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UK retail sales nosedive – data

The decline is blamed on consumers cutting back their spending

UK retail sales fell unexpectedly in October, with the volume of goods sold in stores and online slumping 0.3% month-on-month, the Office for National Statistics (ONS) reported on Friday.

Economists were expecting an increase of 0.4% for the month of October. Instead, sales plummeted to their lowest level since early 2021, when Covid restrictions were in place. Compared to last year, October sales were 2.7% lower, data shows.

The report also highlighted that the October drop followed a revised 1.1% decline in September that was worse than first estimated.

Both economists and retailers blame the cost-of-living crisis and bad weather for the poor performance.

“Weather effects from the particularly wet second half of the month are said to have played a role in reducing footfall, on the heels of what had been an unusually warm September and early October,” Sandra Horsfield, an economist from Investec bank, said in a research note, as quoted by the Guardian. “This may well not only have deterred purchases of autumn/winter clothing ranges but kept consumers out of shops more generally,” she argued.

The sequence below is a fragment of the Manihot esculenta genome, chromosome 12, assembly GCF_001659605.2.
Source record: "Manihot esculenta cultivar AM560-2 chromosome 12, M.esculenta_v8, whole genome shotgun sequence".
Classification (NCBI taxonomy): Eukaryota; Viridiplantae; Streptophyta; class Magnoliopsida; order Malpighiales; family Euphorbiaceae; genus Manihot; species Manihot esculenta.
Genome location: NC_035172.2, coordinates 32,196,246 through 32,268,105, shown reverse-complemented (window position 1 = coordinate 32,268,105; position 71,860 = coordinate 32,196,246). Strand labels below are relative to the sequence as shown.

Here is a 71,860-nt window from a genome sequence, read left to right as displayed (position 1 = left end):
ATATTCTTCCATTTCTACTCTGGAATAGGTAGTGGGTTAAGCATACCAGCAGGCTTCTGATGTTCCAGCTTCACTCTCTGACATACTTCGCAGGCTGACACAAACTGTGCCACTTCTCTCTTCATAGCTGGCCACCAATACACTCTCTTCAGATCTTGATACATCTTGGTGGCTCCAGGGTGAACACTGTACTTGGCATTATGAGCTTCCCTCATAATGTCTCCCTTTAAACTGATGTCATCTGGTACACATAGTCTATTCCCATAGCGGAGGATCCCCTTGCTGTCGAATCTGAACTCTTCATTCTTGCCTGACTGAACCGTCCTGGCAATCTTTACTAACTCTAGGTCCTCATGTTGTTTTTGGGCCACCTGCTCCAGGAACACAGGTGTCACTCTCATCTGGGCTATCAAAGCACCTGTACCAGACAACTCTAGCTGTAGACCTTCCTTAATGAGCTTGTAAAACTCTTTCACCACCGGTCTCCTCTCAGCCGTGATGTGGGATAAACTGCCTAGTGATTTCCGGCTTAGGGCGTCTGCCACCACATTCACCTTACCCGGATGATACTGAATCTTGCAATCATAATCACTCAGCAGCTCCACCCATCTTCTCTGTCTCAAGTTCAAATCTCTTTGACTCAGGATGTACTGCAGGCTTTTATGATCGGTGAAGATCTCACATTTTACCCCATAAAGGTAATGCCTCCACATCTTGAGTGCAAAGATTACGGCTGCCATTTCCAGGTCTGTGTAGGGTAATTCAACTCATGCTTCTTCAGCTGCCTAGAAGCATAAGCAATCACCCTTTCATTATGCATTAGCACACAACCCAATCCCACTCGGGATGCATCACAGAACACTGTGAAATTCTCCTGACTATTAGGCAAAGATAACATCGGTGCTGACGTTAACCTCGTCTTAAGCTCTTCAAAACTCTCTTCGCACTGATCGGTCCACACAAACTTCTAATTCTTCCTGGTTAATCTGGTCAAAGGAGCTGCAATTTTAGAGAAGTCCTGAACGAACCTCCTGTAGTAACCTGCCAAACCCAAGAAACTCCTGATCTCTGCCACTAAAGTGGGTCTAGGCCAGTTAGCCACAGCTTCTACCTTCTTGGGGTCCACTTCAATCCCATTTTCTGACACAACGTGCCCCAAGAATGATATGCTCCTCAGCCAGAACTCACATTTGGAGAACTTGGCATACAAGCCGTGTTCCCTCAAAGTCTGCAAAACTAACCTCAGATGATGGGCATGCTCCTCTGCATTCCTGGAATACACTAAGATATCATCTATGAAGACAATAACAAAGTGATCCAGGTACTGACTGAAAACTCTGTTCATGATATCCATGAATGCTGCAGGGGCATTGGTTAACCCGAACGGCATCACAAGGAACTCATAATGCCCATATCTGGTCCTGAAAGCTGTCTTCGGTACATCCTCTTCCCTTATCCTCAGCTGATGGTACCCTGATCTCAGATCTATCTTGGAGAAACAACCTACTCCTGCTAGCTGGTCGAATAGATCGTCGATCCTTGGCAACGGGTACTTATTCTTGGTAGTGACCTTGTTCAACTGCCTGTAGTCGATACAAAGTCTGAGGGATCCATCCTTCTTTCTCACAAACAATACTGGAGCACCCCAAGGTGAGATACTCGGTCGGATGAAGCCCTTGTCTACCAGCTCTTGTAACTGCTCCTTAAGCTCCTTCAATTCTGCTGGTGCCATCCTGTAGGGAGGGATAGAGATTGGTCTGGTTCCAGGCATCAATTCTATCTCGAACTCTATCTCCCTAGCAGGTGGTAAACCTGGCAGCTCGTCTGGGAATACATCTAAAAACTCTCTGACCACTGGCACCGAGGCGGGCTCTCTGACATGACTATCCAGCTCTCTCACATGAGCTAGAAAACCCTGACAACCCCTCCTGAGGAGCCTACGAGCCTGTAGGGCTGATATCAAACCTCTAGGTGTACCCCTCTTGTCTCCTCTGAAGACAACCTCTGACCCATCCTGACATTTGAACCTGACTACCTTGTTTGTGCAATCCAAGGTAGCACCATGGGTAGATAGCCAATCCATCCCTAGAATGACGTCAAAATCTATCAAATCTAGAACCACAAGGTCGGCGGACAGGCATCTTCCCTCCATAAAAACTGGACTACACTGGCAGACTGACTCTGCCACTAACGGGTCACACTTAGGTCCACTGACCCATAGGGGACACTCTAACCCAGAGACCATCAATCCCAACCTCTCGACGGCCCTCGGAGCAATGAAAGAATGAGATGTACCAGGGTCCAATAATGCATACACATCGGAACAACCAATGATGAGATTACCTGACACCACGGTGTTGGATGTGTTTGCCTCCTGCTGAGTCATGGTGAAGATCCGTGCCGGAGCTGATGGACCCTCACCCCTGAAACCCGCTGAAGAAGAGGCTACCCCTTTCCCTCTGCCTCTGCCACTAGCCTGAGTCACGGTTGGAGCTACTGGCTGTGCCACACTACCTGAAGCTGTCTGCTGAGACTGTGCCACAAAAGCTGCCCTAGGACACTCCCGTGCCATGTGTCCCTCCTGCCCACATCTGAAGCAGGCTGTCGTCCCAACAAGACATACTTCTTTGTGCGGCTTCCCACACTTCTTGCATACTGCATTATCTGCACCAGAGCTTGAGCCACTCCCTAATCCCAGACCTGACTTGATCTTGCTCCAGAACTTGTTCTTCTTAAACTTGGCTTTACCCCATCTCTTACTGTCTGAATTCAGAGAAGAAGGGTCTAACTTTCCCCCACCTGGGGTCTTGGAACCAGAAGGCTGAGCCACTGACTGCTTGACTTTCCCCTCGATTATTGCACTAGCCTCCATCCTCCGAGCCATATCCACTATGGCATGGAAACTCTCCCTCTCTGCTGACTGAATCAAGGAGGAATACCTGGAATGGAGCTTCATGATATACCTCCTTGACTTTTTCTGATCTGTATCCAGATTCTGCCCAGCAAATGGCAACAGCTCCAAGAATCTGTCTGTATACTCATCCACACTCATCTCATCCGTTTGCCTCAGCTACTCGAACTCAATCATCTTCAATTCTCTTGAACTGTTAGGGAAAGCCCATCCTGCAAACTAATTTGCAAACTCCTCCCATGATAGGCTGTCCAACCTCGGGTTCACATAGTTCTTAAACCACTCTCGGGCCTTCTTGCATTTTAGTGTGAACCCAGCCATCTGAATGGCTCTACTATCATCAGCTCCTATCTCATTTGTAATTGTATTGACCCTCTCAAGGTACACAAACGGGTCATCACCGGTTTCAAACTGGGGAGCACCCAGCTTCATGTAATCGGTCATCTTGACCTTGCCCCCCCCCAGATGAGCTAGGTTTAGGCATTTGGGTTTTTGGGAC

READ MORE: British shoppers limit spending

The bleak figures suggest there is a growing risk that the British economy has stagnated, and GDP could yet be revised lower to a negative reading, Horsfield added.

“In any case, we remain of the view that a winter recession looks likely, as higher interest rates gradually feed through and take their toll on household and business finances,” said the economist.

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